7. Thank you for this, Shimon,and for the wonderful photos of witty cards; I’m glad you did not wait for the Messiah before sharing these! Blessings in your New Year, my friend.

    • Yes, these images were quite popular here, but it’s nice to share them with my friends abroad. They were shot with a large view camera, which brings back good memories, and a longing for the feel of photography in an earlier age… though actually, I could do the same thing with the digital equipment we have today. Thanks, Kitty, and my very best to you and yours.

  8. I’d heard the phrase but wasn’t familiar with the joke involved. The pictures are charming and amusing, now that I know the inside joke. 🙂 May you be blessed.

  9. Excellent post to start the New Year with Shimon. Wishing you a very happy and healthy New Year. May we only see peace this year!

  10. We have much to learn while living life… Blessings and peace to you!

  11. I loved this post, wisdom and humor – and always something new to learn here. May all the months ahead bring you blessings.

    • Thanks so much, Josie. So good to see you. There’s no question that a smile can always improve our perspective. Thanks for the blessings, and mine to you.

  12. I see you love your funny little toys and so do I.They are sweet photos and I love your sense of humour and at the same time the seriousness of your thoughts os obvious
    How much longer should we give the Messiah?Maybe he is a woman and can’t decide what to wear.Now there’s a thought.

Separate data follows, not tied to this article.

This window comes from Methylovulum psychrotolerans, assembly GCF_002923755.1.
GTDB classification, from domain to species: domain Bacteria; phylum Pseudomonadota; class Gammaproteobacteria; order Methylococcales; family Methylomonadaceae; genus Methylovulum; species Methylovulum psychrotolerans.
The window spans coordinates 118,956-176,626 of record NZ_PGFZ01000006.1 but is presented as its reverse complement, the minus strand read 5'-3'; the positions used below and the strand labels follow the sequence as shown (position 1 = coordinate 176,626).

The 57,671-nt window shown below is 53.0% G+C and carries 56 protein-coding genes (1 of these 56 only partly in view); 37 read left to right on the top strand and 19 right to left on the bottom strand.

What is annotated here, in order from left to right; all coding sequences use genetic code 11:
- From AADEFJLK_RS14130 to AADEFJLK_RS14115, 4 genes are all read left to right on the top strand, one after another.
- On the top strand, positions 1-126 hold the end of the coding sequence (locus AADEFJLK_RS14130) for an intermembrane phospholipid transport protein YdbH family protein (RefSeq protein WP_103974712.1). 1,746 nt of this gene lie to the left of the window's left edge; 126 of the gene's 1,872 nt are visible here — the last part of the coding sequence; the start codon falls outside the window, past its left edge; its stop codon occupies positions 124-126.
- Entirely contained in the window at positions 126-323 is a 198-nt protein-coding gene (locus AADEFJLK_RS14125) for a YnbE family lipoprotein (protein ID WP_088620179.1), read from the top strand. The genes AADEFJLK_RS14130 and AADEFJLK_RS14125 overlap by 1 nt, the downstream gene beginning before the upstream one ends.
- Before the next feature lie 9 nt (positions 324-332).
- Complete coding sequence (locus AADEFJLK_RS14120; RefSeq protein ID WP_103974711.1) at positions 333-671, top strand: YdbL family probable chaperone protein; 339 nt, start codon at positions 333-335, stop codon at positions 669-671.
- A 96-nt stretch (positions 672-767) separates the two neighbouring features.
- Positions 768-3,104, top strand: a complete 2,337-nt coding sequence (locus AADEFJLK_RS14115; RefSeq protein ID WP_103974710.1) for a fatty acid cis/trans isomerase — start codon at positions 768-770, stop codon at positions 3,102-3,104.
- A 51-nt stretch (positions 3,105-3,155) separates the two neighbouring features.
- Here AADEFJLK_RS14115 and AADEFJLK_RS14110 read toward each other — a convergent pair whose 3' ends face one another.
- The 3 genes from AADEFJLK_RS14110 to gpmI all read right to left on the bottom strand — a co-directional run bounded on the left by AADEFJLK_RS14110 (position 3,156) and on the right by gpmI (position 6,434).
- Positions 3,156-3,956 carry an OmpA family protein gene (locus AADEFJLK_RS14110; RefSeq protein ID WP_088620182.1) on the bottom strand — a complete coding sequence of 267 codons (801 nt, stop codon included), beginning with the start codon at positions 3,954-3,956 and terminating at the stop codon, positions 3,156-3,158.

• Thanks for coming by, Maeve. Two of my favorite living creatures are frogs and butterflies, because we can watch them in two incarnations. I used to use such frogs in my photographic studio, as objects to check the depth of my focus in some set ups. Enjoyed your thought on the Messiah. I’m already thinking of ways to depict the situation in an image.

  13. This was entertaining, informative, and exceedingly charming in your delivery. I especially enjoyed the tale of “the man with a permanent job” as balanced against “the rabbi with a packed suitcase by the door”. Same story, different interpretations, and entirely different intent. I can see how it could be difficult to translate something that has the ability to be both a solemn statement of faith or a an amusing and simple anecdote, depending on the interpretation being offered. You’ve managed to help us understand the difference, and also how it can apply to any situation in which time is fluid and without end (or, at least, implied to be such).

    In the West (from a Christian point of view), the closest similar analogy I can think of would be the references to The Rapture, or the Second Coming of Christ. Many a late-night comedian has satirized a bumper sticker that can be seen on innumerable vehicles that says “In case of Rapture, this car will have no driver”. Another one shows an illustration of the (popularly accepted) image of Jesus Christ, with BRB written under it in bold letters (Be Right Back). Both bumper stickers are meant to be funny, but both are also statements of faith, depending on how you view it. Both are intended to convey an urgency, as well as a never-ending state of preparedness, which some might call a contradiction.